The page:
Edinburg police association sues city

The Edinburg United Police Officers Association has sued the city, alleging Chief Cesar Torres discriminated against officers because of their membership and activity in the union.

The 11-page lawsuit filed on April 9 alleges Torres removed two unnamed sergeants who are union members, former union treasurer Arnolda Ysquierdo and union secretary Eric Salazar from positions in the Criminal Investigations Department, or CID, because they opposed a request Torres made to the union to open the unexpired collective bargaining agreement to allow Torres to hire outside the Edinburg Police Department for the assignment of assistant chief.

On Jan. 21, 2019, Torres requested that then-president Juan Hernandez open the unexpired agreement to allow for these hires, who according to the lawsuit, would be over the age limit and exempt from polygraph examination.

“Edinburg United refused this request,” according to the lawsuit. “On Jan. 31, 2019, Chief Torres held a meeting with the sergeants of the Department, notifying them that he was going to make changes to the Department and explicitly stating that he did not care that the changes would result in lawsuits because he was not going to be around long enough to see them reach their conclusions.”

A week or so later, on Feb. 8, 2019, the lawsuit alleges Torres again made the request, specifying that he wanted to open the agreement to hire officers outside the department to fill the position of assistant chief.

In response, the union held a meeting on Feb. 19, 2019, according to the lawsuit, which alleges Torres made the pitch to union members, but allegedly refused to answer questions from officers in attendance.

The litigation also states that supervisors, union members and the then-vice president expressed opposition to the proposal while Hernandez, then-president, expressed approval. The members voted to deny Torres’ request, according to the lawsuit.

“On or about March 12, 2019, Chief Torres assigned Juan Hernandez as one of his assistant chiefs,” the lawsuit stated. “Prior to this assignment, Asst. Chief Hernandez was a patrolman and had no supervisory experience whatsoever.”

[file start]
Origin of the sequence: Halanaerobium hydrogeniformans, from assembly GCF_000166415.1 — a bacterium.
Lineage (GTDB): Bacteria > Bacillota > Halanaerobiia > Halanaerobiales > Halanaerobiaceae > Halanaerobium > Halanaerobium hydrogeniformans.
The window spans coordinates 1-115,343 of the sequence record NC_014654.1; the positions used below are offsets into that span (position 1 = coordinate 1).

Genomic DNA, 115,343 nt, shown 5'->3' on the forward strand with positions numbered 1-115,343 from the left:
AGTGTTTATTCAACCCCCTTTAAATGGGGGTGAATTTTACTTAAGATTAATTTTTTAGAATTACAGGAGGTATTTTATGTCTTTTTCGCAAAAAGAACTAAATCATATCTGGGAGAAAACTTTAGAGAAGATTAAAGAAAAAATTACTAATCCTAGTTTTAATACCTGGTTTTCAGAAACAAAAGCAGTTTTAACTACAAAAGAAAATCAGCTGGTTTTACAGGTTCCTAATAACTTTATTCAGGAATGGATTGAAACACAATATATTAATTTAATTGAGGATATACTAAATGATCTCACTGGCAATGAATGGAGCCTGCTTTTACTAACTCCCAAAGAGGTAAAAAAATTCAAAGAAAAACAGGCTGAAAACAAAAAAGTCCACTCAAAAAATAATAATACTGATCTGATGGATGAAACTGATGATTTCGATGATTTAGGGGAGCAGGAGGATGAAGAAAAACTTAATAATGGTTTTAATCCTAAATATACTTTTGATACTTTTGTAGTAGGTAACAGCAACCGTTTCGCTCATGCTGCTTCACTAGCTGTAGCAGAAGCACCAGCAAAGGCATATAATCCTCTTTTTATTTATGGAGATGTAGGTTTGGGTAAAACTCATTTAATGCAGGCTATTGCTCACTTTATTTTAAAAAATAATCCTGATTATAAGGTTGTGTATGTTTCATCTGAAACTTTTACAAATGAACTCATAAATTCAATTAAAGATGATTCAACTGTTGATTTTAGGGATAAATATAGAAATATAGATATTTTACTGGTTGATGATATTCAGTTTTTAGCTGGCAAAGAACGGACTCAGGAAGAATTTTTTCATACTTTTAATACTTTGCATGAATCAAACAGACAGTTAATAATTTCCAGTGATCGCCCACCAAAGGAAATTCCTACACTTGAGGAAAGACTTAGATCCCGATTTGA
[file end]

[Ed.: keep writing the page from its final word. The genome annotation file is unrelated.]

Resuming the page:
In early January, Torres told The Monitor that Hernandez was “unappointed” from his position.

“I’m not going to go into the details as to why he was unappointed, but he was not demoted,” Torres told the newspaper. “A demotion is when somebody takes an exam and earns that particular position, and here at Edinburg police, that position is at the leisure of the police chief.”

Torres told The Monitor that he can appoint anybody to the rank of assistant chief, “and he or she can also unappoint them, and that’s what happened in this case.”

As for one of those sergeants who opposed Torres’ request, the lawsuit alleges he was removed from his supervisory assignment in CID and assigned to Emergency Management on the graveyard shift, without rotation.

The litigation also alleges that Torres placed a former union president on administrative leave without pay July 12, 2019, and then on indefinite suspension on July 31, 2019. That officer was reinstated to their position in January 2020 without any discipline, according to the lawsuit.

A former union treasurer was also placed by Torres on administrative leave without pay on July 17, 2019, and then indefinitely suspended on Oct. 31, 2019, before being reinstated without any discipline on Dec. 20, 2019, according to the lawsuit.

As for Salazar, the board secretary, and Ysquierdo, the former treasurer, they filed grievances with the union after being reassigned from CID and assigned to patrol, according to the lawsuit, which alleges the grievances were sent to Torres, who did not respond.

On March 6, the union says in the lawsuit that it demanded arbitration.

“As of the date of this filing, the City still refuses to arbitrate the grievances,” according to the lawsuit.

The union’s lawsuit demands that Salazar and Ysquierdo be immediately reinstated to CID and receive any pay they would have received if they weren’t reassigned while asking for a permanent injunction to compel the city to arbitrate, as well as seeking monetary relief of $100,000 or less.

Spokeswoman Cary Zayas told the newspaper that the city wouldn’t comment because the lawsuit involves personnel matters, which the city does not comment on.

David Willis, the attorney representing the police officers association, said the lawsuit is a matter of an absolute last resort.

“Since August of 2019, the Edinburg United Police Officers Association (‘Edinburg United’) has been using the provisions of its written agreement with the City of Edinburg in an effort to resolve its issues with the Chief of Police’s improper personnel actions. Despite contractually being obliged to do so, the City of Edinburg has continuously refused to address Edinburg United’s grievances,” Willis said in the statement. “As a matter of absolute last resort, Edinburg United was forced to file a lawsuit seeking a court order compelling the City of Edinburg to arbitrate the grievances. Edinburg United hopes that the City of Edinburg will end this lawsuit by simply agreeing to arbitrate the grievances. ”